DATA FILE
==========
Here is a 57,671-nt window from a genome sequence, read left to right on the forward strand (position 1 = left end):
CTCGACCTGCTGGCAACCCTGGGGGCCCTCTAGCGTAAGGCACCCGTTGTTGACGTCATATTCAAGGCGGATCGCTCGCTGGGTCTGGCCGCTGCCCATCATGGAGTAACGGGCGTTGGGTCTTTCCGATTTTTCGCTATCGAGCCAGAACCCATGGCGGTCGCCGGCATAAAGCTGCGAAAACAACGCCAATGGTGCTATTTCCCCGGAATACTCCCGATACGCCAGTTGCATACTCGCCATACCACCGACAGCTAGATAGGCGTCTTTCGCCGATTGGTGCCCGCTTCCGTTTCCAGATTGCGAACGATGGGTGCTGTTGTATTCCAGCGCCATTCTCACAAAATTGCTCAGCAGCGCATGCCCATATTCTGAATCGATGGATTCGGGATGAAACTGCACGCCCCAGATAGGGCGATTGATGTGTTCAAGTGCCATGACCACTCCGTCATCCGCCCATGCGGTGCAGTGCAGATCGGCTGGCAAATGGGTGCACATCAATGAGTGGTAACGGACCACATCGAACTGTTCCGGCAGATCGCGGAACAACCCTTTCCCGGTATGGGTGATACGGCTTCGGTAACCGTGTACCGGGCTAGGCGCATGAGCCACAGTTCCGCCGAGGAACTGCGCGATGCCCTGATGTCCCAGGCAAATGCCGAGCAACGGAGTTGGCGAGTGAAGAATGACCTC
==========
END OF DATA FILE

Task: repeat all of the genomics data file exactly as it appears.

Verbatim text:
Here is a 57,671-nt window from a genome sequence, read left to right on the forward strand (position 1 = left end):
CTCGACCTGCTGGCAACCCTGGGGGCCCTCTAGCGTAAGGCACCCGTTGTTGACGTCATATTCAAGGCGGATCGCTCGCTGGGTCTGGCCGCTGCCCATCATGGAGTAACGGGCGTTGGGTCTTTCCGATTTTTCGCTATCGAGCCAGAACCCATGGCGGTCGCCGGCATAAAGCTGCGAAAACAACGCCAATGGTGCTATTTCCCCGGAATACTCCCGATACGCCAGTTGCATACTCGCCATACCACCGACAGCTAGATAGGCGTCTTTCGCCGATTGGTGCCCGCTTCCGTTTCCAGATTGCGAACGATGGGTGCTGTTGTATTCCAGCGCCATTCTCACAAAATTGCTCAGCAGCGCATGCCCATATTCTGAATCGATGGATTCGGGATGAAACTGCACGCCCCAGATAGGGCGATTGATGTGTTCAAGTGCCATGACCACTCCGTCATCCGCCCATGCGGTGCAGTGCAGATCGGCTGGCAAATGGGTGCACATCAATGAGTGGTAACGGACCACATCGAACTGTTCCGGCAGATCGCGGAACAACCCTTTCCCGGTATGGGTGATACGGCTTCGGTAACCGTGTACCGGGCTAGGCGCATGAGCCACAGTTCCGCCGAGGAACTGCGCGATGCCCTGATGTCCCAGGCAAATGCCGAGCAACGGAGTTGGCGAGTGAAGAATGACCTC